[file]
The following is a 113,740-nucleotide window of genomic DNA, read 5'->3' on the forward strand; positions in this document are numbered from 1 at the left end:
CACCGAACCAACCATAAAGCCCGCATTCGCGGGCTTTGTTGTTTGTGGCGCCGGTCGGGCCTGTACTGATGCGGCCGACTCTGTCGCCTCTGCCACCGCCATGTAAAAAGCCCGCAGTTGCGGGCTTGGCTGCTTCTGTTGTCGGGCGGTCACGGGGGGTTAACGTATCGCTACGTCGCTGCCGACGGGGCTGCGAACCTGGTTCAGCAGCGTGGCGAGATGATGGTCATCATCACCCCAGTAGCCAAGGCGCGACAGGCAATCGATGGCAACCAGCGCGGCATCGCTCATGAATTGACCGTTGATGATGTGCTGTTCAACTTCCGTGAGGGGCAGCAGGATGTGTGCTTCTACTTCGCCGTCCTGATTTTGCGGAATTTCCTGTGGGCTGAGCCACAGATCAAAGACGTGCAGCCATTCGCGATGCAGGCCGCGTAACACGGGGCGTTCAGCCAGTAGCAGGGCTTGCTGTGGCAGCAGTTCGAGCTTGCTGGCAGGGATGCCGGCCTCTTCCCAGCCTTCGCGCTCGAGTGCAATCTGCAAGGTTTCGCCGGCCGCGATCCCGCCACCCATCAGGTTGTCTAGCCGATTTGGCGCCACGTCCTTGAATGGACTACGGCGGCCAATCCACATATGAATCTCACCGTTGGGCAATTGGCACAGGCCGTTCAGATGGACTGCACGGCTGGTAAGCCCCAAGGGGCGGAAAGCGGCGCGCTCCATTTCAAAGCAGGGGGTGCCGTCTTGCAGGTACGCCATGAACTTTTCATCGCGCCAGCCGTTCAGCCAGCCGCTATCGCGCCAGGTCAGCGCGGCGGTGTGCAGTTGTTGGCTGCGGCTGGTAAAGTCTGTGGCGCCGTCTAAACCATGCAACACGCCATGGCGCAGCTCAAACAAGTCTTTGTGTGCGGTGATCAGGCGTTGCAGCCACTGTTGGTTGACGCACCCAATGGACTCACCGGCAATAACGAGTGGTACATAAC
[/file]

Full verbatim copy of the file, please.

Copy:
The following is a 113,740-nucleotide window of genomic DNA, read 5'->3' on the forward strand; positions in this document are numbered from 1 at the left end:
CACCGAACCAACCATAAAGCCCGCATTCGCGGGCTTTGTTGTTTGTGGCGCCGGTCGGGCCTGTACTGATGCGGCCGACTCTGTCGCCTCTGCCACCGCCATGTAAAAAGCCCGCAGTTGCGGGCTTGGCTGCTTCTGTTGTCGGGCGGTCACGGGGGGTTAACGTATCGCTACGTCGCTGCCGACGGGGCTGCGAACCTGGTTCAGCAGCGTGGCGAGATGATGGTCATCATCACCCCAGTAGCCAAGGCGCGACAGGCAATCGATGGCAACCAGCGCGGCATCGCTCATGAATTGACCGTTGATGATGTGCTGTTCAACTTCCGTGAGGGGCAGCAGGATGTGTGCTTCTACTTCGCCGTCCTGATTTTGCGGAATTTCCTGTGGGCTGAGCCACAGATCAAAGACGTGCAGCCATTCGCGATGCAGGCCGCGTAACACGGGGCGTTCAGCCAGTAGCAGGGCTTGCTGTGGCAGCAGTTCGAGCTTGCTGGCAGGGATGCCGGCCTCTTCCCAGCCTTCGCGCTCGAGTGCAATCTGCAAGGTTTCGCCGGCCGCGATCCCGCCACCCATCAGGTTGTCTAGCCGATTTGGCGCCACGTCCTTGAATGGACTACGGCGGCCAATCCACATATGAATCTCACCGTTGGGCAATTGGCACAGGCCGTTCAGATGGACTGCACGGCTGGTAAGCCCCAAGGGGCGGAAAGCGGCGCGCTCCATTTCAAAGCAGGGGGTGCCGTCTTGCAGGTACGCCATGAACTTTTCATCGCGCCAGCCGTTCAGCCAGCCGCTATCGCGCCAGGTCAGCGCGGCGGTGTGCAGTTGTTGGCTGCGGCTGGTAAAGTCTGTGGCGCCGTCTAAACCATGCAACACGCCATGGCGCAGCTCAAACAAGTCTTTGTGTGCGGTGATCAGGCGTTGCAGCCACTGTTGGTTGACGCACCCAATGGACTCACCGGCAATAACGAGTGGTACATAAC